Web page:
Hi everyone, I’m considering becoming a Group Fitness Instructor and have been researching which governing body to take the test through (ACE, ACSM). I am interested in starting a career that’s healthy, flexible and allows me to schedule around my family. In considering this, I have also researched salary/hourly rates. It looks like the average hourly rate is $25.00/hour. So, according to my calculations, if I was interested in making $30,000/year, I would have to teach 3.5 classes per day. Calculations:
$625/$25 per class = 25 classes per week
25 classes per week = 3.5 classes per day
So my questions are this:
1. Is a Group Instructor paid per class/session?
2. Assuming the class is one hour, are instructors only paid for the actual hour teaching or is there time in front or back of the actual class hour for things like set up, clean up etc? If so, how many hours should I be calclating to be paid on per class? 1.5? 2?
3. My initial thought is 3.5 classes per day seems like a lot – or is it?
4. What is the definition of “group” – would training a class of five people justify a group or am I wandering off into the personal training side?
At this point, I’m wondering if getting the certification is even worth it. Would appreciate any and all thoughts and bits of advice. Thanks much!
well, now. I didn’t know anyone could find employment in this industry without certification. You know, liability issues and all. Makes me wonder what the legal ramifications are for gyms/rec ctrs that hire people with no certification. What happens if someone gets injured due to an instructor not knowing music speed guidelines, etc?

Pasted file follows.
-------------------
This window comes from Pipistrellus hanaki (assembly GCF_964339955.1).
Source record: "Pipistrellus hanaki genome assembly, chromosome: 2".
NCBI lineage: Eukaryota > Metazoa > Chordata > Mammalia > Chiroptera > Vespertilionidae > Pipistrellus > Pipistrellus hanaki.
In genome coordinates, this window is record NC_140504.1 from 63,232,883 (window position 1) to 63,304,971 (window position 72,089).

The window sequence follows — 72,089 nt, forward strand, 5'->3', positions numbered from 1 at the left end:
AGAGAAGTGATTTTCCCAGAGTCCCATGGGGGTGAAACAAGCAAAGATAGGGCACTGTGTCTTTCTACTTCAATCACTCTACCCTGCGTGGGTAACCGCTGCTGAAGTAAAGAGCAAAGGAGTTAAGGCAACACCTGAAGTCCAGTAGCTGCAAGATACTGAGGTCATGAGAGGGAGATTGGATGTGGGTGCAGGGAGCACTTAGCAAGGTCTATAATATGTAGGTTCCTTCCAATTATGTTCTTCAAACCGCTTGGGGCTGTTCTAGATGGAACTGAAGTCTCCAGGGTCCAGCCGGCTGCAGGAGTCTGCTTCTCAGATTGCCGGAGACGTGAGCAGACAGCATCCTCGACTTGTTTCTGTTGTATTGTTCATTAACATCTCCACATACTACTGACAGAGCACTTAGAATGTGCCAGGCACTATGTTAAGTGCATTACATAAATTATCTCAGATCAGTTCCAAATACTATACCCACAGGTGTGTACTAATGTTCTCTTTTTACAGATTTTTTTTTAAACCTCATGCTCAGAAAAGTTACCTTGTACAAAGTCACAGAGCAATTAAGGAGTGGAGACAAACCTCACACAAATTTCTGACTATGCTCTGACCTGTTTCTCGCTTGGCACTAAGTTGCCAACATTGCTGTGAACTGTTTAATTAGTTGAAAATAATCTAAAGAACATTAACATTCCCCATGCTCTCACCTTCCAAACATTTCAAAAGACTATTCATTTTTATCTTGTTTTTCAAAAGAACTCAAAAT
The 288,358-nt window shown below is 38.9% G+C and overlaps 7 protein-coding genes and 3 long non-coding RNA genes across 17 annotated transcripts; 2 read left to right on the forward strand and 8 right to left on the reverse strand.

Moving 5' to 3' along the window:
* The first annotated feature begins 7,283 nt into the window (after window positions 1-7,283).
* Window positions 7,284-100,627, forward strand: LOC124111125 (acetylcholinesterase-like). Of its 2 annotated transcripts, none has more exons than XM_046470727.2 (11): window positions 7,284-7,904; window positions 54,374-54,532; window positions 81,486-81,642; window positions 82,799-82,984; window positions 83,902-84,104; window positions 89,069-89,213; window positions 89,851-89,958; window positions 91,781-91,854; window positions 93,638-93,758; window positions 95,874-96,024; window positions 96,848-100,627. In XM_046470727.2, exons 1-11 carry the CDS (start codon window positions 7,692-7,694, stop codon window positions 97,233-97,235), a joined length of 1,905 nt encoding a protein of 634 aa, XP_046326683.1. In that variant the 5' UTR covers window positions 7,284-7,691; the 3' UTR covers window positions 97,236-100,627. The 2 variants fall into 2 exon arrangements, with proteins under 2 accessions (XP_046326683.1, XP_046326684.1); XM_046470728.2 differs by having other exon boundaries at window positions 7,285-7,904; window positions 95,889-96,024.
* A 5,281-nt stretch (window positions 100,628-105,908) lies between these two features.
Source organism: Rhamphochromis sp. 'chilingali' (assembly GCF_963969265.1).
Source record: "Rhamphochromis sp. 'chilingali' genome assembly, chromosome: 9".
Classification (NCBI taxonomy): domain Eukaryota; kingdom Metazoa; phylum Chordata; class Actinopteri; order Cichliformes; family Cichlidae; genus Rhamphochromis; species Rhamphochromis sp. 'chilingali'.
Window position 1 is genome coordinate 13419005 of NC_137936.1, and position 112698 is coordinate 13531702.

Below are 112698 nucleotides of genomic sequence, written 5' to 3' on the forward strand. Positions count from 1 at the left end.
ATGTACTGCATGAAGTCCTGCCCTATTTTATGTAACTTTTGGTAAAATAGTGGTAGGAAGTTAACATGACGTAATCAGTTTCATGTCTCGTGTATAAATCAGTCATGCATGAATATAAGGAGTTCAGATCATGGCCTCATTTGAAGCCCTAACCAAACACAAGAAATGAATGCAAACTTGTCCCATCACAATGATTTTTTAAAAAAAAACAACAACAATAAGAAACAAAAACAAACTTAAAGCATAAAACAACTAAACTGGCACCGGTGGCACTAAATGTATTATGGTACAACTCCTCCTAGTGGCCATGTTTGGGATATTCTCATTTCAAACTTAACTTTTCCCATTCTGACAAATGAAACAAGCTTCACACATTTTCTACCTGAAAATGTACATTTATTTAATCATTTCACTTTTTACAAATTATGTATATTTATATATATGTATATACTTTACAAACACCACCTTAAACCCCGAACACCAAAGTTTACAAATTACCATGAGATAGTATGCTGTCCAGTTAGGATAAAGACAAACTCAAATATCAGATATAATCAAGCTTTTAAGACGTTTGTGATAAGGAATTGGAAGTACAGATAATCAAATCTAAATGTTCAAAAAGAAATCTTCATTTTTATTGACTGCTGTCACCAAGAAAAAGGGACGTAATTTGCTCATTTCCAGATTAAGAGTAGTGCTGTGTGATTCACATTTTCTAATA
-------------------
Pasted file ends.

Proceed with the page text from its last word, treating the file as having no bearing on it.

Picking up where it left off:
It really depends on what you would like to do. I was initially certified as a personal trainer and then got my specific format certifications (Turbo Kick, Hip Hop Hustle, and PiYo). I went on to teach these formats at a national chain gym without a group fitness certification or individual insurance. Pay was per class, no fractions of an hour or anything like that.
In any case, I still haven’t gotten my group certification yet but I do plan on doing it to satisfy my own educational pursuits.
By the way, I would consider getting trained in a specific kind of class, like Zumba or Spin, so that you have something specific to offer that you like to do. Often group fitness directors are looking to fill holes in their schedule with classes that members want but they don’t have yet (and step is still very popular).
So, figure out why you want this certification and go from there!
I guess the question, as Ashley suggests, comes down to what are you a group exercise instructor for. If it’s $ you’re in the wrong business, at least for most. Certifications should come from inside of you. They are not a marker of your value to others. They are a testament to you that you have worked to know as much as you can about what you do.
I think the answers above are excellent!
I would definitely encourage a certification, especially if you don’t have a fitness/health related degree.
You would probably benefit from doing some research on the places you want to teach. Most places are probably going to require a certification and may have preferences on where the cert comes from. Also, gyms are going to have different payment systems. In my part of the country (Wyoming), instructors make less than half that $25 per hour fee as a starting wage. Some gyms will pay per hour, per class or a portion of the fees collected from registration (80/20 split etc.- a contract employee vs. hourly) We do pay our instructors 1.5 hours for an hour class, assuming they are here to set up/clean up etc. and we also pay them for a reasonable amount of planning time/making playlists etc./trainings etc. and other places won’t pay for prep work at all.
I wish you the best of luck- I love teaching, and among the many things my job as a fitness coordinator requires, teaching is definitely my favorite!